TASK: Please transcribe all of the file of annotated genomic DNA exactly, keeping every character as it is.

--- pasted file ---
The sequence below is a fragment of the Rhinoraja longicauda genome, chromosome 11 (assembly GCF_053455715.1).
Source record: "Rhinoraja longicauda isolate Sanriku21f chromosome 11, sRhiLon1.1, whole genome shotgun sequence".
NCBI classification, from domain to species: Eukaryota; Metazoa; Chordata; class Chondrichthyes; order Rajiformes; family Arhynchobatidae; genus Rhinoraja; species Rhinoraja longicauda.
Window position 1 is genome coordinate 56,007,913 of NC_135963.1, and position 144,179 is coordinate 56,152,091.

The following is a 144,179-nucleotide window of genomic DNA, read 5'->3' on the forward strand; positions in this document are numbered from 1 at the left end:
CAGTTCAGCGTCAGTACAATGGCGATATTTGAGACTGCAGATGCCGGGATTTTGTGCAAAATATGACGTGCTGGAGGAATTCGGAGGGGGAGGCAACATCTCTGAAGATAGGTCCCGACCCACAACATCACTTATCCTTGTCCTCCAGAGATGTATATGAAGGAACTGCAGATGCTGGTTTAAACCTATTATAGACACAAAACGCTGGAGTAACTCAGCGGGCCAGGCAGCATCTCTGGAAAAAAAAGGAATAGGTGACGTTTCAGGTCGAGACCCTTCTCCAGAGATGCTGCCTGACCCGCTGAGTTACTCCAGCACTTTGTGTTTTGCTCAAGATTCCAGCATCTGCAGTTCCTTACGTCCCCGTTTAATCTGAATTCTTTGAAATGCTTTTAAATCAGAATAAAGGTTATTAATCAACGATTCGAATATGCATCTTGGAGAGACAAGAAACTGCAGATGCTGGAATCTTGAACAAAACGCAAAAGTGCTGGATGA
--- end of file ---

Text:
The sequence below is a fragment of the Rhinoraja longicauda genome, chromosome 11 (assembly GCF_053455715.1).
Source record: "Rhinoraja longicauda isolate Sanriku21f chromosome 11, sRhiLon1.1, whole genome shotgun sequence".
NCBI classification, from domain to species: Eukaryota; Metazoa; Chordata; class Chondrichthyes; order Rajiformes; family Arhynchobatidae; genus Rhinoraja; species Rhinoraja longicauda.
Window position 1 is genome coordinate 56,007,913 of NC_135963.1, and position 144,179 is coordinate 56,152,091.

The following is a 144,179-nucleotide window of genomic DNA, read 5'->3' on the forward strand; positions in this document are numbered from 1 at the left end:
CAGTTCAGCGTCAGTACAATGGCGATATTTGAGACTGCAGATGCCGGGATTTTGTGCAAAATATGACGTGCTGGAGGAATTCGGAGGGGGAGGCAACATCTCTGAAGATAGGTCCCGACCCACAACATCACTTATCCTTGTCCTCCAGAGATGTATATGAAGGAACTGCAGATGCTGGTTTAAACCTATTATAGACACAAAACGCTGGAGTAACTCAGCGGGCCAGGCAGCATCTCTGGAAAAAAAAGGAATAGGTGACGTTTCAGGTCGAGACCCTTCTCCAGAGATGCTGCCTGACCCGCTGAGTTACTCCAGCACTTTGTGTTTTGCTCAAGATTCCAGCATCTGCAGTTCCTTACGTCCCCGTTTAATCTGAATTCTTTGAAATGCTTTTAAATCAGAATAAAGGTTATTAATCAACGATTCGAATATGCATCTTGGAGAGACAAGAAACTGCAGATGCTGGAATCTTGAACAAAACGCAAAAGTGCTGGATGA